Incredible Journey Into the Dark Night of the Soul

Elie Wiesel's narrative of his own one-year experience spent in a concentration camp has appropriately become a classic in the field. Read it to find meaning in a seeming meaningless life. Read "Night" if you are going through your own "dark night of the soul" and want to find an answer to the perennial question, "Where is God?" Read "Night" if you think deeply about life and how it often falls on us and crushes us. Don't read "Night" only if you have a queasy stomach or the need to think that this life is a bed of roses. Wiesel discovered that, "God is there in the suffering." His explanation is anything but trite. Instead, it grapples candidly with the confusion that life can and does bring. Fortunately Wiesel's candor leads to hope--the confidence that behind the evils in this life there resides a good God working out plans in a mysterious, yet glorious, way. The inner depths and black darkness of "Night" call us not to squeamish forgetting but to stark remembering. For only in remembering will we insist, "Never again!" Reviewer: Bob Kellemen, Ph.D., is the author of Beyond the Suffering: Embracing the Legacy of African American Soul Care and Spiritual Direction , Spiritual Friends: A Methodology of Soul Care And Spiritual Direction, and Soul Physicians.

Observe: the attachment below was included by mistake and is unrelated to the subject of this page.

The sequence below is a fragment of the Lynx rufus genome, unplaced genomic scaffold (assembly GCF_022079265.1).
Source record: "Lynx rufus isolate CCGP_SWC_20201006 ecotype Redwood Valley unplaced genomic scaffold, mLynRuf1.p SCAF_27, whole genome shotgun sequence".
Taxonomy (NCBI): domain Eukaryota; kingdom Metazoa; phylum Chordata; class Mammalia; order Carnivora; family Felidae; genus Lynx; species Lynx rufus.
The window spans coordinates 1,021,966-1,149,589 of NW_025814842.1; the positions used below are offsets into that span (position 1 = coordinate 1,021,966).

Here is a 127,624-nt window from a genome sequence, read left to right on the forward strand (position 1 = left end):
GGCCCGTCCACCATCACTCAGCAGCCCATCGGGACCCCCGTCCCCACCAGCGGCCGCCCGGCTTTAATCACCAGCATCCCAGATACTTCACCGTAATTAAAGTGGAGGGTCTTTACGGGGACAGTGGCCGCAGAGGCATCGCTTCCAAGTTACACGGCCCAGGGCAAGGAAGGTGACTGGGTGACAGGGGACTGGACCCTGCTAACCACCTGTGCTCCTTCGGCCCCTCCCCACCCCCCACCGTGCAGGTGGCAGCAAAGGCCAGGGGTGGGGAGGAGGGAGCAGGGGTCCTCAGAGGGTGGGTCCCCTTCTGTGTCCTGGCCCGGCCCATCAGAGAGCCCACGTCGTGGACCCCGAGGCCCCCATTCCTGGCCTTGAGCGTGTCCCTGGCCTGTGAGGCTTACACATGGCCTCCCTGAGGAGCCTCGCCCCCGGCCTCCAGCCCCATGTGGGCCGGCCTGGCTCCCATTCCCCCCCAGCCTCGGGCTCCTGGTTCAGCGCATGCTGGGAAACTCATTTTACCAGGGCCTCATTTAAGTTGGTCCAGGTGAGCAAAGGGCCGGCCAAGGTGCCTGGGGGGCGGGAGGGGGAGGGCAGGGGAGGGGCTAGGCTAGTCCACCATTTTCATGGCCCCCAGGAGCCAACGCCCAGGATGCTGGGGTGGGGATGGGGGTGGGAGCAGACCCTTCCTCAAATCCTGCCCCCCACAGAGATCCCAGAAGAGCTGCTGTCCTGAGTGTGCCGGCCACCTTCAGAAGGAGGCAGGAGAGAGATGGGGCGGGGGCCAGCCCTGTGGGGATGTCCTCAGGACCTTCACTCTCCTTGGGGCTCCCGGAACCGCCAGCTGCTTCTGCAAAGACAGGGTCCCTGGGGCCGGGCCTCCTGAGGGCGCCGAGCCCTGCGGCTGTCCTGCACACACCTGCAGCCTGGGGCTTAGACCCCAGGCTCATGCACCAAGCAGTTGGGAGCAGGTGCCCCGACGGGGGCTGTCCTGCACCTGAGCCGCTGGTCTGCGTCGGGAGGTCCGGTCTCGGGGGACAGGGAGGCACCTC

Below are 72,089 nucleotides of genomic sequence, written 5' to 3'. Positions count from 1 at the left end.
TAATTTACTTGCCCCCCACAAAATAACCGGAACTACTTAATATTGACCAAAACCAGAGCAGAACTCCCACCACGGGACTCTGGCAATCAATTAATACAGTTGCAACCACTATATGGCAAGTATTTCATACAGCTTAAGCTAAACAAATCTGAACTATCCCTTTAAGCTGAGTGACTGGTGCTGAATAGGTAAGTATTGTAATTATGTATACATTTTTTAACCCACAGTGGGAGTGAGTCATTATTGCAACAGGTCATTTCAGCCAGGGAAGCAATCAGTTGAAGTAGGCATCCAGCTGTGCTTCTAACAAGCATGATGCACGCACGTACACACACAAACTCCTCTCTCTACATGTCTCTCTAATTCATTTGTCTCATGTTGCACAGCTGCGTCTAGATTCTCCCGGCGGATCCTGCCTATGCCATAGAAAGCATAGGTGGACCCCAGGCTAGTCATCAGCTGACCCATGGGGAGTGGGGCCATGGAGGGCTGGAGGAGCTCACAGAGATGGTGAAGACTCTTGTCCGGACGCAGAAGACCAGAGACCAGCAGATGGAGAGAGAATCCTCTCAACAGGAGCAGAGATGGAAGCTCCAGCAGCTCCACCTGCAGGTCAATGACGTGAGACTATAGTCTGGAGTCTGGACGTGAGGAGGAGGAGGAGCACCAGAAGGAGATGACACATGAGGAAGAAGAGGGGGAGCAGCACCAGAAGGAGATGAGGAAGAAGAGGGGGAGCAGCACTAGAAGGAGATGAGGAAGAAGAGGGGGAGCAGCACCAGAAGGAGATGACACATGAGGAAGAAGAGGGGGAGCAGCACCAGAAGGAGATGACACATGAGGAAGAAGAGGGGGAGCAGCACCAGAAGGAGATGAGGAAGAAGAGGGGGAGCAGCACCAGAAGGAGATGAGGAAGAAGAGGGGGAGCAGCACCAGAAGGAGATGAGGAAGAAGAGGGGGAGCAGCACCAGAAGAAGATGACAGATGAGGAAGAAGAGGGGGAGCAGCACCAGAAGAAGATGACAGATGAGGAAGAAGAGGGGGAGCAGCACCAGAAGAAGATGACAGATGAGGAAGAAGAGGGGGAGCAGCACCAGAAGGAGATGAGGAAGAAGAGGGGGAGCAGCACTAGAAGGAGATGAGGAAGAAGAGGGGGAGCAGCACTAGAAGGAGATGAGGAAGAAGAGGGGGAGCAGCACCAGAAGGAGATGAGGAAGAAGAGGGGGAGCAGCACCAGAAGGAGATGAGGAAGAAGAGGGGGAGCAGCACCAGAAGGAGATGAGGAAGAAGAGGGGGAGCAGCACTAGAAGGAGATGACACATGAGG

A lean and powerful Holocaust narrative

"Night," by Elie Wiesel, has been translated from French by Stella Rodway. The copyright page notes that the book was originally published in French in 1958. The author bio at the end of the book informs us that the Hungarian-born Wiesel was deported to Auschwitz and Buchenwald and eventually received the Nobel Peace Prize."Night" is a first-person account of surviving the Nazi Holocaust. The narrative spans the years 1941-45 and recounts the atrocities committed against the European Jews by Hitler's regime. At 109 pages, the narrative is slim, but it is powerful.Wiesel vividly depicts the dehumanization of concentration camp inmates. He effectively recounts the details of life in the shadow of Hitler; the Holocaust experience is depicted as a nightmarish mix of absurdity and horror. Some key questions raised by the narrative are theological; for example, how can anyone continue to have faith in a deity in light of these horrors?Wiesel's prose, as translated by Rodway, is stark and grim--very effective for his subject matter. The well-written text leads up to a truly haunting final image. I recommend this book not only to those interested in the Holocaust, but to anyone interested in human cruelty and the human will to survive.

Night Mentions in Our Blog

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"Yeah, going off of that..."